I think the next few months in what happens to Ireland are going to be extremely important, I believe, in showing that the Irish have become much more competitive. Exports are beginning to grow. Their debt is manageable. It's large, but it's manageable. They have a fiscal position that's going to manage it. And they've had very significant banking reform.

Markets are foolish if they think that contagion applies to everyone that's in the periphery. The important thing now is the discrimination to get to work and identify those who are coping and managing and putting themselves in a position for growth and those who are finding it difficult.

Viv:  Would you agree with the view that Italy is in reality, a peripheral economy with too much public debt and not enough growth?

David:  Those who are finding it difficult--you knew and I knew that I meant Italy. Crucially for Italy is the politics. I think there's going to need to be a major political change in Italy. I hope that Italians have a way of ensuring that. I hope, many hope, that this is an end of an era in Italy and that a new political solution can be found. I'm speaking in code, but you know what I mean, with the change in political outcomes in Italy.

Viv:  The UK chancellor George Osborne this week suggested, David, that the “remorseless logic of monetary union” is actually greater fiscal union. Would you agree with that, and if so, what do you think that would mean in practice?

David:  He's right. We're identifying that the European project really does require a much greater degree of federal management of the problems, and central, more than political, leadership of the European project. Let's focus on two things: Fiscal discipline, the fiscal way in which Europe's managed is going to have to change.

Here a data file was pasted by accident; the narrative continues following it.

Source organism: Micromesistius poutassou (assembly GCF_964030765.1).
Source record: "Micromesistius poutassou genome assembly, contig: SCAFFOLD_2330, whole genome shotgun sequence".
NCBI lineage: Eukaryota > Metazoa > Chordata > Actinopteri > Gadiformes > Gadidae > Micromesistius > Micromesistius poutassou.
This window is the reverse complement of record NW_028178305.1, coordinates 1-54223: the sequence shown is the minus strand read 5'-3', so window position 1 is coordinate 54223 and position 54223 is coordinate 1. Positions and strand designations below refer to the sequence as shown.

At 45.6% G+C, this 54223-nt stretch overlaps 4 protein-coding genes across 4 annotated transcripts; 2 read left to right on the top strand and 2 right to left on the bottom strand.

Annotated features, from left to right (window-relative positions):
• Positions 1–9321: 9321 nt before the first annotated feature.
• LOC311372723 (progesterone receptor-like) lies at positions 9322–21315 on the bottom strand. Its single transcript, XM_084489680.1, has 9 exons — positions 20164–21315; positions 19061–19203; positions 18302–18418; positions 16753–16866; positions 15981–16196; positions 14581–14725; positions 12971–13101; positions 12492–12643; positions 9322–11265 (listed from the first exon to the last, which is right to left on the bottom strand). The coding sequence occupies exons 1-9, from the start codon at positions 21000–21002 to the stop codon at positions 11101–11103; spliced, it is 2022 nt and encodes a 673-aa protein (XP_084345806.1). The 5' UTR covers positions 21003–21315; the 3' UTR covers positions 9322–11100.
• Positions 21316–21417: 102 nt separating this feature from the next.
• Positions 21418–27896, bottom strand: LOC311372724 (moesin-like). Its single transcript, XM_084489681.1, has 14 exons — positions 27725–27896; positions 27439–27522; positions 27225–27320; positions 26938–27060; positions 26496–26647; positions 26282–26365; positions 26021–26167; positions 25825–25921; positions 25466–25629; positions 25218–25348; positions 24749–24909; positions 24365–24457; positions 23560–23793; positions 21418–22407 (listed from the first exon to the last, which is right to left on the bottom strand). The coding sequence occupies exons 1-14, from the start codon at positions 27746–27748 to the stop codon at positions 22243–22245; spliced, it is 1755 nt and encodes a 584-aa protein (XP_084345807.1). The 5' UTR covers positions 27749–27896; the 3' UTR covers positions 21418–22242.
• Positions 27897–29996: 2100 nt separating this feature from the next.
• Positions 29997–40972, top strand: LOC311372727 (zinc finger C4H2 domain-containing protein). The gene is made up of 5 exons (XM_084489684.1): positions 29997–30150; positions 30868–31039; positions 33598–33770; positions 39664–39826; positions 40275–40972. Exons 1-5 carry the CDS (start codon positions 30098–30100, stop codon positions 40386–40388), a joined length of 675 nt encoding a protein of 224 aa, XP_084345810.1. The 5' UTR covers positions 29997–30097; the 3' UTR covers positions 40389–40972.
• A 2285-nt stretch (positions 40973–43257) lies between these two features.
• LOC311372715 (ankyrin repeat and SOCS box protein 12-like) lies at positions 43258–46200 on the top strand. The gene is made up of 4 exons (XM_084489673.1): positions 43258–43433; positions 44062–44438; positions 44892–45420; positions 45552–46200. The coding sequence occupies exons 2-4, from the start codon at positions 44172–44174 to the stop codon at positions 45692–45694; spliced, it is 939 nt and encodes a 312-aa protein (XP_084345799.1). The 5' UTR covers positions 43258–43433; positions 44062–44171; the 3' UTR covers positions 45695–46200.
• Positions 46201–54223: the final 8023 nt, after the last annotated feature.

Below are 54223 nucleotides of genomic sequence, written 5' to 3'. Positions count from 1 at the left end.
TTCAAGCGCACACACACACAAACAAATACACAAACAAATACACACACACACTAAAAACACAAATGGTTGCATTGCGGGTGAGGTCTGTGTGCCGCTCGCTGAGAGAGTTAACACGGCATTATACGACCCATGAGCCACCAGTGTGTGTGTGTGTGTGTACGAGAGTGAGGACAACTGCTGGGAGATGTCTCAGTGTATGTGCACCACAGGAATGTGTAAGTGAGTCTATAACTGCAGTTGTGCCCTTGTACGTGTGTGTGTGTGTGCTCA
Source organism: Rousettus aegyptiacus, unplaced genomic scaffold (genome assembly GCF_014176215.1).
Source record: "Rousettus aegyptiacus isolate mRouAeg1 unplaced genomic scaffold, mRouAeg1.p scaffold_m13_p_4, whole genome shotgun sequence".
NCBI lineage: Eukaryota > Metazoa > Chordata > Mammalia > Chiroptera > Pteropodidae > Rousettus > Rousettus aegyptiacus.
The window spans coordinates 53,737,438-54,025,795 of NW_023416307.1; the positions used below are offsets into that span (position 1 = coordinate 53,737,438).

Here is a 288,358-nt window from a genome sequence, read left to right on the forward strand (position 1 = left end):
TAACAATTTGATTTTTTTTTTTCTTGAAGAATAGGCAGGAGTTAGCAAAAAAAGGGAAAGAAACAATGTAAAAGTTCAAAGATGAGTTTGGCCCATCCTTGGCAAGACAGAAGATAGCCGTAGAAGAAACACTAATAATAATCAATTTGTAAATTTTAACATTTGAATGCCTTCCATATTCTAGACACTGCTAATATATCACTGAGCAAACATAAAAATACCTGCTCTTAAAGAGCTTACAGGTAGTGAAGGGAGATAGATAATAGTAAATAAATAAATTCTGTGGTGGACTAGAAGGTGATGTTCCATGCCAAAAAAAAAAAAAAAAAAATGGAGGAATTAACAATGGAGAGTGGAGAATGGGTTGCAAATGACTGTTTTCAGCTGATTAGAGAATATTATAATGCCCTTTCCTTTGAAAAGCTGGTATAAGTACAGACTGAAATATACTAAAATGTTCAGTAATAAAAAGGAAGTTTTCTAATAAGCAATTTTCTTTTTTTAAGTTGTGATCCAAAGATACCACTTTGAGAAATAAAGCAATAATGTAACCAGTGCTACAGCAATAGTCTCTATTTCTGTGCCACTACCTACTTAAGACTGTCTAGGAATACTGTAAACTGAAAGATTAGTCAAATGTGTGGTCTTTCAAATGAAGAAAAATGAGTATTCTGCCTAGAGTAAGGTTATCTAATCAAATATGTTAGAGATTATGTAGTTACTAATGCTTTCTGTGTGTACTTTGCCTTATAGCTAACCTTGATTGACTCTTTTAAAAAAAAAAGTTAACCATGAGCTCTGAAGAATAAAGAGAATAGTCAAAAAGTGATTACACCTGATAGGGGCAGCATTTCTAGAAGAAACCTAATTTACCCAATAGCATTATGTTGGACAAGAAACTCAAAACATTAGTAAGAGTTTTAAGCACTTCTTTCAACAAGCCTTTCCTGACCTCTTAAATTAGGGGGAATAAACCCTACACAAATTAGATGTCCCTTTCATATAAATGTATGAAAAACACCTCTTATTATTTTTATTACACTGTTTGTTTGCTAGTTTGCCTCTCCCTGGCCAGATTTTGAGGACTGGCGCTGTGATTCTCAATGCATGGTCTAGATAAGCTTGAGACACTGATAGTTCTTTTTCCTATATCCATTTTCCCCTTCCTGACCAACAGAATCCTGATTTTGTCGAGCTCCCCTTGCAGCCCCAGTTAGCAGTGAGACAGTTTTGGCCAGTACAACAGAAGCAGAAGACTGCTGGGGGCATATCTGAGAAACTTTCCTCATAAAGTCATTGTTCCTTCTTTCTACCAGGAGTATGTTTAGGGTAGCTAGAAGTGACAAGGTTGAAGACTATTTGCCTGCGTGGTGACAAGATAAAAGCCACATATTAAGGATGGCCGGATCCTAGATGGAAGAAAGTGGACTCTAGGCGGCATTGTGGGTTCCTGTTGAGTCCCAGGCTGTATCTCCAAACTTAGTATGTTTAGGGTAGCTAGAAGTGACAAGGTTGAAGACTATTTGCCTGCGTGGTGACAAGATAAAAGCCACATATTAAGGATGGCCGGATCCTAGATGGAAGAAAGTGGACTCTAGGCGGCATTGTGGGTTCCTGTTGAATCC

What we're watching in Greece is an insurance policy. The Greeks have got into difficulty and they could have either been cut loose, or helped to remain in the monetary union and to get into position to grow again. Europe has chosen very deliberately not to cut them loose, but to help them.

Now, the other side of an insurance policy: When you've claimed to have a fire, the insurance agency makes sure that you don't set about having another fire a few weeks later. That's going to involve, necessarily, with the ability to be looked after by insurance, it's going to become more centralized intervention in fiscal policy.

Secondly, the Irish fiasco has shown us that European integration is going to have to involve Europe wide policy towards financial stability. Many people knew 10, 15 years ago that the monetary union which was being created was a dangerous and unsafe one. Many people discussed that in Britain and saw that this was risky.

A monetary union needs to have central management for financial stability, so that never again could we have what the behavior that happened in Ireland. Now, with fiscal integration and a very great centralization of financial policy, that's two very significant movements towards much more federal integration.

Viv:  We are looking at the situation, in fact, in which Europe's problems are political rather than economic and that the real solution is a matter of political will.

David:  And political leadership. When you look back, Helmut Kohl and before him, way back, Adenauer, in Germany had a vision for European integration. And the French had a related vision about being at the center of this common European project. Germany doesn't look like that at the minute. Political battles are being fought against the European project, and at every stage. One of my colleagues this afternoon was just telling me how her friends and relations in Germany are taxpayers and resisting what's happening. No one understands clearly enough now in Germany, in the North, that there are huge benefits to them in the underlying way Europe will develop if it's managed well. These benefits are much bigger, deeper, and more important than the tax costs of fixing the problem that we're going through now.

Viv:  Do we need Eurobonds?